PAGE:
A. T. Laurian National College

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A. T. Laurian National College

A. T. Laurian National College (Romanian: Colegiul Național "A. T. Laurian") is a public day high school in Botoșani, Romania, located at 19 Nicolae Iorga Street.

The school was founded as a gymnasium in 1859. When classes began that September, there were two teachers handling all subjects, twelve pupils, four fir benches, a table, an elm chair and a blackboard. In January 1868, two upper-level grades were added, and in the ensuing years, the school became a center of local cultural activity.[1] Elie Radu was an early alumnus.[2] A new building was inaugurated in 1885, at which point the school was named after August Treboniu Laurian and elevated to a high school. Among the individuals who studied there from the 1880s until the eve of World War I were Nicolae Iorga, Octav Onicescu, Simion Sanielevici, Ion Th. Simionescu,[1] Ludovic Dauș,[3] Constantin Gane[2] and Barbu Lăzăreanu.[4] Later attendees included Victor Tufescu, Alexandru Graur[2] and Lucien Goldmann.[5]

World War I seriously impacted school life; between 1917 and 1922, teaching took place in improvised locations and finally in the former building of another school. The old building was repaired in 1922, and the institution flourished during the interwar period.[6] In the 1927–1928 school year, there were 521 pupils, of whom 69% were Christian and 31% Jewish.[5] In 1948, the new communist regime changed the institution's name to Secondary School No. 1; Laurian was restored in 1960. During the 1960s and '70s, the school saw the establishment of a periodical, a museum and annual reunions, as well as material improvements. In 1999, a decade after the Romanian Revolution, it was granted the title of national college.[6]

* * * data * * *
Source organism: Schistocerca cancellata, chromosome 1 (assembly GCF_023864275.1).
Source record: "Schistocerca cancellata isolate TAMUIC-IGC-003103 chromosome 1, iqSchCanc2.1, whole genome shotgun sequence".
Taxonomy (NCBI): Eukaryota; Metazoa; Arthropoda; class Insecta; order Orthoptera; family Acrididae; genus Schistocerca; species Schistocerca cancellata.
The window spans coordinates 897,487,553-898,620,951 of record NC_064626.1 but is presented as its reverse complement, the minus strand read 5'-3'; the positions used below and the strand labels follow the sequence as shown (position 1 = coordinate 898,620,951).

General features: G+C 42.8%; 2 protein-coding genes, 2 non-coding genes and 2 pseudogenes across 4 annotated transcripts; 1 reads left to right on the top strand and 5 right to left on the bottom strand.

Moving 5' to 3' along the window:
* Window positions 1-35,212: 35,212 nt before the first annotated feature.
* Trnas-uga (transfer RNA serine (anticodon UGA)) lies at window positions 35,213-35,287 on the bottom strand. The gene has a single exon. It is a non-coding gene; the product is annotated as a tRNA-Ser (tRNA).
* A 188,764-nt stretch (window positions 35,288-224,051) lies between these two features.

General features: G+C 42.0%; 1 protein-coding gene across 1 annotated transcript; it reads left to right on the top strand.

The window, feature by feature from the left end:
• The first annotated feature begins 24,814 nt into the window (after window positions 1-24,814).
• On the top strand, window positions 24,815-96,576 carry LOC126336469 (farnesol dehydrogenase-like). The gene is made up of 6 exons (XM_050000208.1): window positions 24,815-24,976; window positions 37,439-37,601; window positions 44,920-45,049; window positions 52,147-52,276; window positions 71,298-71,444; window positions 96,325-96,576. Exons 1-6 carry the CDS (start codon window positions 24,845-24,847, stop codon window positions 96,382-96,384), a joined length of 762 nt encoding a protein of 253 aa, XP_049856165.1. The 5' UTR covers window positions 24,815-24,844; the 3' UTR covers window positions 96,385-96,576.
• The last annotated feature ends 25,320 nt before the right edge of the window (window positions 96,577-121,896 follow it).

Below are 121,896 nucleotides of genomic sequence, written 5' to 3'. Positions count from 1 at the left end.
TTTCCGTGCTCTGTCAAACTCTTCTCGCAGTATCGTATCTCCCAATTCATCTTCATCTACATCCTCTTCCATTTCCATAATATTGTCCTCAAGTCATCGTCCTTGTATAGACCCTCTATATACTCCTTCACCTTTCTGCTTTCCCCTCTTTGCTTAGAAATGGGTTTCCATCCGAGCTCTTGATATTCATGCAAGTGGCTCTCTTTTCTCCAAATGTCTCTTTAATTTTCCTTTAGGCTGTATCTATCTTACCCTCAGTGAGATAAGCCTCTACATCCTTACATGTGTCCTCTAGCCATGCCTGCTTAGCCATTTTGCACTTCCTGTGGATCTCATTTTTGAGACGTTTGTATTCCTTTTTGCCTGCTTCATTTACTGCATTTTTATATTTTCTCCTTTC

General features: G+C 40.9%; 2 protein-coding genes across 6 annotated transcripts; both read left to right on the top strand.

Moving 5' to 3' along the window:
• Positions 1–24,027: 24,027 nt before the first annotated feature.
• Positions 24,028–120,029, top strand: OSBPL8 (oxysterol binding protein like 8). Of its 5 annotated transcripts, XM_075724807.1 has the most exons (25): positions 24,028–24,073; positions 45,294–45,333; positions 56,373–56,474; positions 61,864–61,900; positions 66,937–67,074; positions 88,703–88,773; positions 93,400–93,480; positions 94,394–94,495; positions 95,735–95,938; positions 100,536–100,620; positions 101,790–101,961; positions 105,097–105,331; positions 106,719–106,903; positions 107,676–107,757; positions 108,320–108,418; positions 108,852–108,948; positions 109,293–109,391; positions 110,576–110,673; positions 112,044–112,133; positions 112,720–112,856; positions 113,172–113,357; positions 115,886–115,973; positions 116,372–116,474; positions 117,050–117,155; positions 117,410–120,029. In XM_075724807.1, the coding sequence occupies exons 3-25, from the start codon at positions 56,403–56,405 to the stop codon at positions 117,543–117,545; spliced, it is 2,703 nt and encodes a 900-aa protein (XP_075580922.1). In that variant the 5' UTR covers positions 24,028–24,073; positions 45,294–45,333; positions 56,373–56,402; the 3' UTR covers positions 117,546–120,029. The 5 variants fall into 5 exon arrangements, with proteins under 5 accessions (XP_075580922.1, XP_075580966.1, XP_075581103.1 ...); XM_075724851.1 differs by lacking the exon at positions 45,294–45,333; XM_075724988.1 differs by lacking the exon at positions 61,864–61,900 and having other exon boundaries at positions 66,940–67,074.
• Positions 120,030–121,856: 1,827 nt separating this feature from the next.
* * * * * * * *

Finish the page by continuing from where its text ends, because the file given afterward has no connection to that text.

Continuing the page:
The school building is listed as a historic monument by Romania's Ministry of Culture and Religious Affairs.[7]


  1. ^ a b (in Romanian) "File din Istoria Laurianului", at the A. T. Laurian National College site
  2. ^ a b c (in Romanian) "Topul celor mai bune licee din România", Adevărul, July 4, 2013
  3. ^ Maria Gancevici, "Contribuții la viața și opera lui Ludovic Dauș", in Hierasus, Vol. II, 1979, p. 364
  4. ^ Aurel Sasu (ed.), Dicționarul biografic al literaturii române, Vol. I, p. 839. Pitești: Editura Paralela 45, 2004. ISBN 973-697-758-7
  5. ^ a b Mitchell Cohen, The Wager of Lucien Goldmann, p. 22. Princeton University Press, 1994, ISBN 978-140-082-126-6
  6. ^ a b "Summary", at the A. T. Laurian National College site
  7. ^ (in Romanian) Lista Monumentelor Istorice 2010: Județul Botoșani

External links[edit]

Coordinates: 47°44′19″N 26°39′53″E / 47.7386°N 26.6647°E / 47.7386; 26.6647